Cameron announced he was making it a criminal offence to breach an order issued by the courts to prevent a forced marriage, adding that he has asked Home Secretary Theresa May to consult on whether the practice should be made an offence in England, Wales and Northern Ireland, The Mirror reports.
The cross-party Commons Home Affairs Committee called earlier this year for forced marriage to be criminalised, but its recommendation was rejected by the Home Office in July for fear that it would discourage victims from coming forward.
However, Cameron announced he was asking May to rethink the decision.
"Forced marriage is little more than slavery. To force someone into marriage is completely wrong. And I strongly believe this is a problem we should not shy away from addressing. But I know that there is a worry that criminalisation could make it less likely that those at risk will come forward," Cameron said.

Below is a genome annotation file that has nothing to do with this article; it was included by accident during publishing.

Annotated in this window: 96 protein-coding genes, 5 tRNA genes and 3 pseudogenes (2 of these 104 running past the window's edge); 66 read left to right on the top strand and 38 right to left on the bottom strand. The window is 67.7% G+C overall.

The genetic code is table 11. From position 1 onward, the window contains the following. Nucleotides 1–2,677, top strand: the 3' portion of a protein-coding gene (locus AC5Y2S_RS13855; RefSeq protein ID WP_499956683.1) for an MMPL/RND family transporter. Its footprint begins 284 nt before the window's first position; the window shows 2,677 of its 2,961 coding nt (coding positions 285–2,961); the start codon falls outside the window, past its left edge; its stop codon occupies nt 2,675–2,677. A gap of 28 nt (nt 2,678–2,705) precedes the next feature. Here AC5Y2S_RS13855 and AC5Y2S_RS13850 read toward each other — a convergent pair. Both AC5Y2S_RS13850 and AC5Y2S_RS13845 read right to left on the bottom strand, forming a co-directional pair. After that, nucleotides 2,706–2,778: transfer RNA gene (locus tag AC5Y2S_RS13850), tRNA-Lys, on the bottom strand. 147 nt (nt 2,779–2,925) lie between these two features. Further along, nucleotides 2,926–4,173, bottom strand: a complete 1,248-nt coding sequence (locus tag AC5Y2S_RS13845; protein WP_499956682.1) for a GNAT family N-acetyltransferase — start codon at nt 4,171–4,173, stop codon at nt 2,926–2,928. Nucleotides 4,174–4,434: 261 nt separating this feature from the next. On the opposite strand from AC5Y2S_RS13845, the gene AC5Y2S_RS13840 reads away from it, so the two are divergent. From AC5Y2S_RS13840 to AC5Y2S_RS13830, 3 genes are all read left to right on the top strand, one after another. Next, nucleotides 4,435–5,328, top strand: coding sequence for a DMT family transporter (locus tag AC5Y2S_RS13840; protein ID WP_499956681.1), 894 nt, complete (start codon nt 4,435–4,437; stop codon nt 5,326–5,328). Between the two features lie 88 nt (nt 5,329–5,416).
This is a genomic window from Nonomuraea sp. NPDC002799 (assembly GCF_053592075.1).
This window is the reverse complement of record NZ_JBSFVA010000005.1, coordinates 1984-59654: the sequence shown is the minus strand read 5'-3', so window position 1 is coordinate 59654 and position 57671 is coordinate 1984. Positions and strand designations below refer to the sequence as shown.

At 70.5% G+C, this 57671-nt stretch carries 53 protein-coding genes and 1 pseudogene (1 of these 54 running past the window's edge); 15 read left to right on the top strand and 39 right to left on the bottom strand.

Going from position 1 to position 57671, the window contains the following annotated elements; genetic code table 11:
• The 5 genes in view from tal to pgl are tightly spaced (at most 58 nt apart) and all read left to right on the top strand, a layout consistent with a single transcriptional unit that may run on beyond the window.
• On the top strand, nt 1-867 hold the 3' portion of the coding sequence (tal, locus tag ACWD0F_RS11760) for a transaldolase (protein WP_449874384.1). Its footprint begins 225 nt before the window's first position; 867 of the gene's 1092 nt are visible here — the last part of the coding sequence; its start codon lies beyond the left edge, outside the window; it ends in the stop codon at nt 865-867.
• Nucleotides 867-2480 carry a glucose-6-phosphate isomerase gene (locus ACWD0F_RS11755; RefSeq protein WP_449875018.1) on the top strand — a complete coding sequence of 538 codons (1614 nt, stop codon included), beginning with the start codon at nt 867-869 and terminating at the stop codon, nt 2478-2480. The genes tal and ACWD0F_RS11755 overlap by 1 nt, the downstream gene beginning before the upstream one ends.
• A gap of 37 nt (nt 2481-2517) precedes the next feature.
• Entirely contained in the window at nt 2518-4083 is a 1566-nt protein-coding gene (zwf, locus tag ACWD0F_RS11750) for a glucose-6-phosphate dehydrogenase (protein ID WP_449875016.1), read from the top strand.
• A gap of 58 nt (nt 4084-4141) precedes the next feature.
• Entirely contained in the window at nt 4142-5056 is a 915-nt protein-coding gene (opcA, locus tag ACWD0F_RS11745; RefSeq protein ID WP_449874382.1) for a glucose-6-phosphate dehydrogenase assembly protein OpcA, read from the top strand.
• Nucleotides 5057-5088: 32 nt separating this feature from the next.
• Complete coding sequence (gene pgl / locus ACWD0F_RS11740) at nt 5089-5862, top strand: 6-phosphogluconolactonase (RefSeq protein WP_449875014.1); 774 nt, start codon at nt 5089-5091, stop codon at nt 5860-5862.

"So, as a first step, I am announcing today that we will criminalise the breach of Forced Marriage Prevention Orders. It's ridiculous that an Order made to stop a forced marriage isn't enforced with the full rigour of the criminal law."
"And I am also asking the Home Secretary to consult on making forcing someone to marry an offence in its own right, working closely with those who provide support to women forced into marriage to make sure that such a step would not prevent or hinder them from reporting what has happened to them," he added.